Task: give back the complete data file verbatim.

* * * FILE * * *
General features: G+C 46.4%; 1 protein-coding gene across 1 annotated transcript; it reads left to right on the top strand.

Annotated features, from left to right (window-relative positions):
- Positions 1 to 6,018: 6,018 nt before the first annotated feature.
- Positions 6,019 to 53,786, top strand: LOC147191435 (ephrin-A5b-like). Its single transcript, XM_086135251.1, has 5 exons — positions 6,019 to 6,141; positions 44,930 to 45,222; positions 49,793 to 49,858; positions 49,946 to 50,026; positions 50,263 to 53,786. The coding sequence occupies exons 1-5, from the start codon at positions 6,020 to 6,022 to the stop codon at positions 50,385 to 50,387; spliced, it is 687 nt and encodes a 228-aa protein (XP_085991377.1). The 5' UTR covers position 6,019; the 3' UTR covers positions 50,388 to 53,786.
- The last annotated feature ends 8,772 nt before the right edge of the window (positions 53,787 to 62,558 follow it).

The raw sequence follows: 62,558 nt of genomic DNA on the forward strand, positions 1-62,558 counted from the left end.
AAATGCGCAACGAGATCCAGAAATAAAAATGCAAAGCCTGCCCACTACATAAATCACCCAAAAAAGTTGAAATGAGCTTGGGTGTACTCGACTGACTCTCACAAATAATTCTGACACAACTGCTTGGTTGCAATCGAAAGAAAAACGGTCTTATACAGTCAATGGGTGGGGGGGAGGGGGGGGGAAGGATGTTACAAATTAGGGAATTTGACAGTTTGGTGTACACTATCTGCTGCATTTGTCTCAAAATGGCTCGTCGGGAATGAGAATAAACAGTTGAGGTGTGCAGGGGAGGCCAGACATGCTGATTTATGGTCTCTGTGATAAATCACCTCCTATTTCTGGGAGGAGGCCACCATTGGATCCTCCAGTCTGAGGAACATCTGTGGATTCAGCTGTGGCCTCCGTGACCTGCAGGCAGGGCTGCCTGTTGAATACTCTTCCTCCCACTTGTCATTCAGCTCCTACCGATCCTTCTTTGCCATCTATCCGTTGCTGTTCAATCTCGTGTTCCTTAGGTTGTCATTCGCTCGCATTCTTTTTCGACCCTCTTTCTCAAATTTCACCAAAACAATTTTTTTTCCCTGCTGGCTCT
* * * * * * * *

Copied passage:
General features: G+C 46.4%; 1 protein-coding gene across 1 annotated transcript; it reads left to right on the top strand.

Annotated features, from left to right (window-relative positions):
- Positions 1 to 6,018: 6,018 nt before the first annotated feature.
- Positions 6,019 to 53,786, top strand: LOC147191435 (ephrin-A5b-like). Its single transcript, XM_086135251.1, has 5 exons — positions 6,019 to 6,141; positions 44,930 to 45,222; positions 49,793 to 49,858; positions 49,946 to 50,026; positions 50,263 to 53,786. The coding sequence occupies exons 1-5, from the start codon at positions 6,020 to 6,022 to the stop codon at positions 50,385 to 50,387; spliced, it is 687 nt and encodes a 228-aa protein (XP_085991377.1). The 5' UTR covers position 6,019; the 3' UTR covers positions 50,388 to 53,786.
- The last annotated feature ends 8,772 nt before the right edge of the window (positions 53,787 to 62,558 follow it).

The raw sequence follows: 62,558 nt of genomic DNA on the forward strand, positions 1-62,558 counted from the left end.
AAATGCGCAACGAGATCCAGAAATAAAAATGCAAAGCCTGCCCACTACATAAATCACCCAAAAAAGTTGAAATGAGCTTGGGTGTACTCGACTGACTCTCACAAATAATTCTGACACAACTGCTTGGTTGCAATCGAAAGAAAAACGGTCTTATACAGTCAATGGGTGGGGGGGAGGGGGGGGGAAGGATGTTACAAATTAGGGAATTTGACAGTTTGGTGTACACTATCTGCTGCATTTGTCTCAAAATGGCTCGTCGGGAATGAGAATAAACAGTTGAGGTGTGCAGGGGAGGCCAGACATGCTGATTTATGGTCTCTGTGATAAATCACCTCCTATTTCTGGGAGGAGGCCACCATTGGATCCTCCAGTCTGAGGAACATCTGTGGATTCAGCTGTGGCCTCCGTGACCTGCAGGCAGGGCTGCCTGTTGAATACTCTTCCTCCCACTTGTCATTCAGCTCCTACCGATCCTTCTTTGCCATCTATCCGTTGCTGTTCAATCTCGTGTTCCTTAGGTTGTCATTCGCTCGCATTCTTTTTCGACCCTCTTTCTCAAATTTCACCAAAACAATTTTTTTTCCCTGCTGGCTCT